If your goals are your aims, what should your priorities be? Ram Charan explores just this in the following extract from his latest book, The High-Potential Leader
Most hipos (high-potential leaders) want to be comprehensive – to do everything that’s important and do it well – but their time and concentration soon get diluted. You will be far more effective if you narrow your priorities to the few that will have the greatest impact on your business.
Determining these is the result of having clear goals, knowing the realities of your business and making a judgment about what matters most. It is a mental activity that you hone with practice.
Goals vs. priorities
Make a clear distinction between goals and priorities. For me, a goal is a crystal-clear description of what you want to achieve. Sometimes you’ll set the goals yourself, sometimes they’ll be set for you. Either way you need total clarity about what needs to be achieved.
The best goals, meaning those that produce a healthy outcome for the business, have several components, all of which can be achieved at the same time. A narrow, singular goal such as boosting sales or reducing costs by a certain percentage can do a lot of damage by encouraging people to cut corners or sacrifice the long term for the sake of meeting the target.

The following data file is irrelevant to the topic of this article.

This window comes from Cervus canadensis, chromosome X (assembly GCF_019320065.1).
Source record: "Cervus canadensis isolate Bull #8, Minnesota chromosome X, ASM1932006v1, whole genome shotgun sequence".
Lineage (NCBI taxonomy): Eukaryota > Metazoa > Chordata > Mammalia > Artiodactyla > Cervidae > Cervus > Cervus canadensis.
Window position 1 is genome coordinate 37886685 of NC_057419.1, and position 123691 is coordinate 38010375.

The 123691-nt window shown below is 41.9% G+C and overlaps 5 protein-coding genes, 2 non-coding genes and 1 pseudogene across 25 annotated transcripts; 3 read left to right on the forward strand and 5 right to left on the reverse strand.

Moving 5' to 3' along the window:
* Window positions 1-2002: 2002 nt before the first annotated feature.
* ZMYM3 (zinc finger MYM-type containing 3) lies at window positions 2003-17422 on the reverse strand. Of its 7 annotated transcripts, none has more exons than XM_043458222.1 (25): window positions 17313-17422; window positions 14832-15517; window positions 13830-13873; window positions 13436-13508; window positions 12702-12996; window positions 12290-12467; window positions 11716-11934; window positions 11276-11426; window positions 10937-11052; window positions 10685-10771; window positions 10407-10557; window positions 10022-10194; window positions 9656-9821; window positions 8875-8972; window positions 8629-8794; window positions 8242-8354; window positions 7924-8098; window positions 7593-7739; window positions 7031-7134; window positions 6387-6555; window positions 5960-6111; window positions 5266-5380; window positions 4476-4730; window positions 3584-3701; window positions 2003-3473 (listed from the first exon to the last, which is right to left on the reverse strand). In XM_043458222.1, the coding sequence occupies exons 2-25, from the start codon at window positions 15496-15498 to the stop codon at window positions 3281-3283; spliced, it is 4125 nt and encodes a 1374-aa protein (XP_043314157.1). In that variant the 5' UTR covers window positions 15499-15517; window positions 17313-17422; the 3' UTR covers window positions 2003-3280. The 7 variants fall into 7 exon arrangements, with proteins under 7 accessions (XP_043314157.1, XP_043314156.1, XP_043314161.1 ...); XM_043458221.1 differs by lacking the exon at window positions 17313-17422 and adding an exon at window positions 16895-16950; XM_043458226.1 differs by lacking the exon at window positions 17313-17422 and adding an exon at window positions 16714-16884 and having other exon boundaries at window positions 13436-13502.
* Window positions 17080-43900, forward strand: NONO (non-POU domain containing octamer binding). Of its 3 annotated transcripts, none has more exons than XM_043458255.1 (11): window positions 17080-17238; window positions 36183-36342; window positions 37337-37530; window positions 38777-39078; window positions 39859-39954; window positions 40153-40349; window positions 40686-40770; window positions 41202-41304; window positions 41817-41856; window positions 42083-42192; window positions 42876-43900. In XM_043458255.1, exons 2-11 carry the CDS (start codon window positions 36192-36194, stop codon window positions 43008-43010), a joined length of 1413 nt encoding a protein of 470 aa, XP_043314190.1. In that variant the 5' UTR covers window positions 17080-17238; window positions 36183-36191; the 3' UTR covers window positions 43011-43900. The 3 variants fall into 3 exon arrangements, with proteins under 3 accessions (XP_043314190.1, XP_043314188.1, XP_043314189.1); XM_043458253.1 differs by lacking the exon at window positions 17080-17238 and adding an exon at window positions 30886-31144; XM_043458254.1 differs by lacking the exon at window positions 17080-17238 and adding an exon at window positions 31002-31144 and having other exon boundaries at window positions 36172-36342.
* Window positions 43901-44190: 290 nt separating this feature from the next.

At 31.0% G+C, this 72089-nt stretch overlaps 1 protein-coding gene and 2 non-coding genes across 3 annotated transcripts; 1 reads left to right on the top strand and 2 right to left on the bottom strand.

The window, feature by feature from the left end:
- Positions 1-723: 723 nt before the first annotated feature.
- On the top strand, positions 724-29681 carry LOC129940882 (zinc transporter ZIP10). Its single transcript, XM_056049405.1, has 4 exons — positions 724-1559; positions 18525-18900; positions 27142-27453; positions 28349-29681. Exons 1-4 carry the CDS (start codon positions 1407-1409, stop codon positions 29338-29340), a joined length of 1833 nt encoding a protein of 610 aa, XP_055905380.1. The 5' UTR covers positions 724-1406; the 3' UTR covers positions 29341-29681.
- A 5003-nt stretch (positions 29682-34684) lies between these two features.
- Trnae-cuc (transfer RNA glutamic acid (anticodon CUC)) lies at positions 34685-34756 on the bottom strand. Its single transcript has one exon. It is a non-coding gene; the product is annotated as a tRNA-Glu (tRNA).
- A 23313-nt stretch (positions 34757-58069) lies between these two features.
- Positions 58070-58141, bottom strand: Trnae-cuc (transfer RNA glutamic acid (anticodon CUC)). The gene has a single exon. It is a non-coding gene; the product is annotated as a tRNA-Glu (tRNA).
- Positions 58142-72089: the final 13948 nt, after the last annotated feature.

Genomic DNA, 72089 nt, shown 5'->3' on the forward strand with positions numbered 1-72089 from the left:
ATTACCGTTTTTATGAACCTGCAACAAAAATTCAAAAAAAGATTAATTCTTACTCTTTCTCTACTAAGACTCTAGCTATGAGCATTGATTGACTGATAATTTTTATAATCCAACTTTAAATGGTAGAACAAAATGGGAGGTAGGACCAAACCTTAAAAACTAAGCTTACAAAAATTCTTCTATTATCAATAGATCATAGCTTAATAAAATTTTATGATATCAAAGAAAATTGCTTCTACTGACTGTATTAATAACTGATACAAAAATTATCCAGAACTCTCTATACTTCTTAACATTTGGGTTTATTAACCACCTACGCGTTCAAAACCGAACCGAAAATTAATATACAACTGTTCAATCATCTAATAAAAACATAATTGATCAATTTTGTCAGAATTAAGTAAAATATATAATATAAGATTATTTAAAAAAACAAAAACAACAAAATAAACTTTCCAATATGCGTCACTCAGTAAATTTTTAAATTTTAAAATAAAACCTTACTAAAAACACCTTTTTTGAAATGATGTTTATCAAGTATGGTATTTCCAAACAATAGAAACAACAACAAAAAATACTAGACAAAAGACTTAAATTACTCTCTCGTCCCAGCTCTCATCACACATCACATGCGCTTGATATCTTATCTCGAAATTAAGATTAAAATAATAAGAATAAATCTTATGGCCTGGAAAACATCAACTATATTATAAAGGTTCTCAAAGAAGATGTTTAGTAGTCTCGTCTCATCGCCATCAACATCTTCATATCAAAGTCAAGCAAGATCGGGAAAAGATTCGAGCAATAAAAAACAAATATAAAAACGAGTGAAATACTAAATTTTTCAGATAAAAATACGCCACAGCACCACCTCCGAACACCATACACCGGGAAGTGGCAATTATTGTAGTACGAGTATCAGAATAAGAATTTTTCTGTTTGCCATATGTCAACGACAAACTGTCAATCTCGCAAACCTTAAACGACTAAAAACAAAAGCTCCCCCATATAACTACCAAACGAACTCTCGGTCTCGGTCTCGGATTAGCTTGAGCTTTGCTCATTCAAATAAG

Priorities are basically the actions you take to achieve your goals. You have to decide which ones matter most. Use your knowledge of external and internal realities to decide… Think about priorities in a time frame: What do you have to accomplish this quarter, this year, and three years out? To be sure you’re not sacrificing your medium- and long-term goals translate them into specific actions that will be taken now. That is, what do you have to do in the short term to build the long term?
Setting priorities is an iterative process. Think about what you need to do and group the tasks so they can be assigned to the individuals who can make them happen. Keep culling the list until it is a small number of tasks that will have a big impact on your ability to achieve the goals. Ultimately, you will want a set of three to five what I call laser-sharp dominant priorities. Arriving at these, keeping intense focus on them, and driving them relentlessly is key to execution.
What about your boss’s priorities? To some extent, other people’s priorities will be a fact of life for you, even if you’re a manager reporting to a VP or a CEO reporting to the board. But it’s still up to you to ensure that you are focusing your time on what you think is most important. Some urgent things need to be dealt with and may change your agenda but, if that’s the norm rather than the exception every time you open your e-mail, you will become far less effective than your hipos counterparts. You have to learn how to say no to some things that are demanding your attention (or at least to fend them off for the moment) in order to accomplish the most important priorities on your own list.
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